Should we be using prealgebra strategies in elementary classrooms? I believe that we should. Prealgebra strategies enhance a student’s ability to reason and use their logic skills. If they are able to develop those skills starting from an early age and be stronger problem solvers later, why shouldn’t they be used? If students are able to write and solve their own word problems they can be more confident when they come across a word problem that they didn’t create. Teaching these strategies early on can help create more confident math students and more confident math students means less negative relationships with math.

I found an interesting website for word problems. This website generates word problems based on the season. If your classroom wanted Spring time word problems, simply click on the Spring link under the appropraite grade level and it will generate problems for you.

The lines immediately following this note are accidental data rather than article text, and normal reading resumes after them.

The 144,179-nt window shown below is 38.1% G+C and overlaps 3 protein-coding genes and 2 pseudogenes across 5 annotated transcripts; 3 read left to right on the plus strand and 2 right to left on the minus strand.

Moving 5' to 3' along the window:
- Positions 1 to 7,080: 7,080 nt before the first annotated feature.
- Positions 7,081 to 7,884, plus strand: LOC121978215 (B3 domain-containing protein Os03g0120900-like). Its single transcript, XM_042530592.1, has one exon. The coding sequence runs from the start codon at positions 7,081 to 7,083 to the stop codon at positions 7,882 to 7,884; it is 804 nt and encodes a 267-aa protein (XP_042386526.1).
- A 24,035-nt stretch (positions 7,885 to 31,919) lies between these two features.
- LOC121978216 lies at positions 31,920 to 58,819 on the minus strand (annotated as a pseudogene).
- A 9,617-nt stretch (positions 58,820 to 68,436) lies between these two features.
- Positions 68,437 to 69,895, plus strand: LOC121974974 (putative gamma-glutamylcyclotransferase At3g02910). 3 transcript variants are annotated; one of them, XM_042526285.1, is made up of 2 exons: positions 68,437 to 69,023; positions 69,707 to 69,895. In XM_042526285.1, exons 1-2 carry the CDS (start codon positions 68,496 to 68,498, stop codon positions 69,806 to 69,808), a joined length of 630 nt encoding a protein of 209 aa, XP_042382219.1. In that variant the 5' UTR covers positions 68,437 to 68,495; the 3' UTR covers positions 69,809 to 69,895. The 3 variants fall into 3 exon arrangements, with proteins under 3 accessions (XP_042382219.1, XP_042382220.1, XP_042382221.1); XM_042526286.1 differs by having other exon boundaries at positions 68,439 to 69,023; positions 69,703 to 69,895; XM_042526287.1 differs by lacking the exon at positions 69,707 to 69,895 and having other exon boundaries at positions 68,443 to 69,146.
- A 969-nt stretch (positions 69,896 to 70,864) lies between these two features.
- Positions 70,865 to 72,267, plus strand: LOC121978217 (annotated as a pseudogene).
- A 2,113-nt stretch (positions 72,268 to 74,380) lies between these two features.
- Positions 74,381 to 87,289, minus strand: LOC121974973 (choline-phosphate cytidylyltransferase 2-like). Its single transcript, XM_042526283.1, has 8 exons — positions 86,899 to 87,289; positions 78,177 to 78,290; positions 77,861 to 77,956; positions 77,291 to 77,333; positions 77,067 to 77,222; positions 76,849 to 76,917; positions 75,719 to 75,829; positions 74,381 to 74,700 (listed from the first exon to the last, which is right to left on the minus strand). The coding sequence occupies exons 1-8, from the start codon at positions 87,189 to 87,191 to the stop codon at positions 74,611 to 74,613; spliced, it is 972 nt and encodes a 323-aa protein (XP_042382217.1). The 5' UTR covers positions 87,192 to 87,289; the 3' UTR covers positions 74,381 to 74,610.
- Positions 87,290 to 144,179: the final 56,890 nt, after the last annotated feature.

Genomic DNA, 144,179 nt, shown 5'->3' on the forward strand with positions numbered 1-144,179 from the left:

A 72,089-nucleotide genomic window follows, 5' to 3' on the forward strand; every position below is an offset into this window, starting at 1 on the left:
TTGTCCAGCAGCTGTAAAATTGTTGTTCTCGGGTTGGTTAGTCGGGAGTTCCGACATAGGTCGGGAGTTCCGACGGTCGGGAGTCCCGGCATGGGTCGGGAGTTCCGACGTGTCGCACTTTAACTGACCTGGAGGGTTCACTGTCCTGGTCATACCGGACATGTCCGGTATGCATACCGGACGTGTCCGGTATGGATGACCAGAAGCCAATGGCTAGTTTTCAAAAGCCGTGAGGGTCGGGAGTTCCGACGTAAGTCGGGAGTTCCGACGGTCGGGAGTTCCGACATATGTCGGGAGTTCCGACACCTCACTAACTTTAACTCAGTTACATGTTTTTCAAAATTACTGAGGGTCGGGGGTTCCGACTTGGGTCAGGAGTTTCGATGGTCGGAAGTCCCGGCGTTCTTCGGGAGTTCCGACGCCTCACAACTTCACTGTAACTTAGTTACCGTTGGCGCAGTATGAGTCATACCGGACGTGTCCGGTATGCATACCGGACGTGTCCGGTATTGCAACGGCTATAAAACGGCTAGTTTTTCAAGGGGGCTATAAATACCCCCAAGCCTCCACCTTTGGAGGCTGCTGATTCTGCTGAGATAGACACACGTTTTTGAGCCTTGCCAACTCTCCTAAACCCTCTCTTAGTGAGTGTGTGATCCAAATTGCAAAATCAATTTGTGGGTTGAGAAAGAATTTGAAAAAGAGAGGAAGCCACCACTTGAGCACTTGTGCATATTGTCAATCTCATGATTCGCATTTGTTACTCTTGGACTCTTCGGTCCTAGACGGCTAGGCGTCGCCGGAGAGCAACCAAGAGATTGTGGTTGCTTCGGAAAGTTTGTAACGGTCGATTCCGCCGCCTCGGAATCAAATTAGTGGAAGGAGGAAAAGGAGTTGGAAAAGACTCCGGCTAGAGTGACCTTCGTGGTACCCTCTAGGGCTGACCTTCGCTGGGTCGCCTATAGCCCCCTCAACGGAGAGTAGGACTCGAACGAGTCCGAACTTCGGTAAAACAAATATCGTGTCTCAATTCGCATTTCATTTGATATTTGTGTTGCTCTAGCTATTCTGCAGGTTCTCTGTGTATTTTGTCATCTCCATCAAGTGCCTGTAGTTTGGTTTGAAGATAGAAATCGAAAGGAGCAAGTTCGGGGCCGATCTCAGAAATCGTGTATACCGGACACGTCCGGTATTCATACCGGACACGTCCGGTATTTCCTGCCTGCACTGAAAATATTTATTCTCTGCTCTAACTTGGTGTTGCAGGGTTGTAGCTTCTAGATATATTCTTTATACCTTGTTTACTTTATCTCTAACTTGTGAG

Humor in Math Class- Math 1512

This week we focused on humor in the math classroom. Humor can add to any class and at any grade level and helps keep the students interested on what is going on in the classroom. This week we watched several humorous videos and were provided with a list of links regarding humor in the math classroom. Of course this was a fun thing to study this week but it also made me think about why it is important to have humor in class and my own experiences with math and humor.

Like I had said earlier humor can add to any class and at any grade level. With that I said I think math is one of the classes that can greatly benefit from a little humor. Math is one of those classes that revolve around facts solving problems. Math class is also labeled of the more boring and serious subjects in school. A little bit of humor can totally transform a math classroom. One of the sure fire ways to grab the attention of students is to be funny. By sharing a joke or two and lightening the mood with a funny story or comic students feel the pressure ease off and are more able to concentrate. Keeping the mood light and fun makes the time pass quickly and makes learning fun.